HTML5 is NOT right tool to make mobile games

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  • I for one am VERY happy with my Construct 2 game on Android (.APK) working at 56 to 60-fps at 1920x1200px (low-res scaling OFF).

    My tablet is almost 1-year old, came out July 2013. The thing is that in 1-2 years time my current tablet will be the average or below average. So as game developers you need to look to the future, games like Asphalt 8 require reasonably heavy specs to run smoothly, but by being that game that everyone wants to be able to play one day, they stay at the top of the lists for years. Whenever someone upgrades their device the first thing they do is download the games they couldn't play before on their previous device.

    Another thing, I grew up playing games on a Commodore Amiga 500 with only 7-Mhz and 512KB RAM.

    Would it be appropriate for me to be releasing games for that system today? NO! So as game developers u need to be testing on better than average devices, becos by the time you've finished your game many months later the public has caught up and your device might be below average.

    To help you choose which device to buy you need to look at benchmarks like:

    And you need to take note of all the specs especially GPU chip model name and number, CPU, amount of RAM, etc... Type in any Phone into this website to see it's full specs + thousands of comments:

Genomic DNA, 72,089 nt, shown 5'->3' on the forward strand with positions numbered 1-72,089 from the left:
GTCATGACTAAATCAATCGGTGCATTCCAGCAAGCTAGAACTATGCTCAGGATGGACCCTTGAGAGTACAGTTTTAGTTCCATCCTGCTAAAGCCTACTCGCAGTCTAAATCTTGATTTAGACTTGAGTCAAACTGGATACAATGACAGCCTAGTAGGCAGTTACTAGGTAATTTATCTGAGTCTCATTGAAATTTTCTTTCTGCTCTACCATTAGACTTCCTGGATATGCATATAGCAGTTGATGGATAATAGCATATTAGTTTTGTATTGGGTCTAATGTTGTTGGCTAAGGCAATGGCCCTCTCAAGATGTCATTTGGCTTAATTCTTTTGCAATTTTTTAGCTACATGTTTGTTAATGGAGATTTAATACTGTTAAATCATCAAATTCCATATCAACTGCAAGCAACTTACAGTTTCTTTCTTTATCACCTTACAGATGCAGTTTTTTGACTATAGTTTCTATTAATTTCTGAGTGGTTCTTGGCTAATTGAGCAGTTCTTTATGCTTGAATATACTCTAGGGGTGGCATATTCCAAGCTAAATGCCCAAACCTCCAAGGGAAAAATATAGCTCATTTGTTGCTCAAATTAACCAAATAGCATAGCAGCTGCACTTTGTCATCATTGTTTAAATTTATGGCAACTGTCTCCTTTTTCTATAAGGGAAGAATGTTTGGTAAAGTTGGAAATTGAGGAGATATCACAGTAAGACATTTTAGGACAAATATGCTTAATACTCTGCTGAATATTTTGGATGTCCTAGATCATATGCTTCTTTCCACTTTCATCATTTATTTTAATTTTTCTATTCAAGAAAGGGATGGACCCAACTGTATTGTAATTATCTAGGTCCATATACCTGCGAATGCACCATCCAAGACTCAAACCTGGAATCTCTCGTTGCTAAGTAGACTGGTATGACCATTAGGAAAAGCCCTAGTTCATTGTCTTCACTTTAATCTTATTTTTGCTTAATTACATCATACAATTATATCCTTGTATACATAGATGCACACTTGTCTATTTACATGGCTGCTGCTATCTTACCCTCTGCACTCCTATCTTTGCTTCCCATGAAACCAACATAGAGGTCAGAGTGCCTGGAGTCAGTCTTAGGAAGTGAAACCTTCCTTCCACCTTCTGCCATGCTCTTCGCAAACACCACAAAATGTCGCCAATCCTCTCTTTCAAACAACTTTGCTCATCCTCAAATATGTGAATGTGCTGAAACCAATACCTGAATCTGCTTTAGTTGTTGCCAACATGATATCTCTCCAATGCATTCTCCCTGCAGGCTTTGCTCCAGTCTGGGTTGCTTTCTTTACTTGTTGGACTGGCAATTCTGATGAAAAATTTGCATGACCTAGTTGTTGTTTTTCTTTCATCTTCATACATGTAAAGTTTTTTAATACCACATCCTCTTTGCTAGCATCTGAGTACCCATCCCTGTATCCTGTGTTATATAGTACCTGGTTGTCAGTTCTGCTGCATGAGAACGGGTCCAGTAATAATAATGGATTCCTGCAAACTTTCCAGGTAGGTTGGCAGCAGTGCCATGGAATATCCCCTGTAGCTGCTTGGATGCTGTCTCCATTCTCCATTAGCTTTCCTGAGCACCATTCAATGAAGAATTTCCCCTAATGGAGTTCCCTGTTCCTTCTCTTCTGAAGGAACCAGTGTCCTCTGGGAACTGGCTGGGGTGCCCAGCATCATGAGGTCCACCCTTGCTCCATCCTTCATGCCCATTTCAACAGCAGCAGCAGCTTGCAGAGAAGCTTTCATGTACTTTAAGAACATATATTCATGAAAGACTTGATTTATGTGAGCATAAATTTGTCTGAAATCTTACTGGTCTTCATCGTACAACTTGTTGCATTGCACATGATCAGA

Finally, look at Youtube videos of people actually playing hardcore games with the device you want, and also checkout website reviews eg. google search "phone model review"

    Good luck! <img src="{SMILIES_PATH}/icon_e_smile.gif" alt=":)" title="Smile">

  • [quote:ghwhsnb4]Alpha footage of game mechanics, lots of particles used, independent turrets, faction AI and pathfind, game runs very well on older devices, tegra 3, samsung s3 etc.

    Holy crap that's awesome! I've been working on a game kind of like that called Captain Zero for a long time but it's on the back burner... Time to put it on the front burner I guess!

    Thanks. Have you got a blog, I'd like to see Captain Zero! <img src="{SMILIES_PATH}/icon_e_biggrin.gif" alt=":D" title="Very Happy">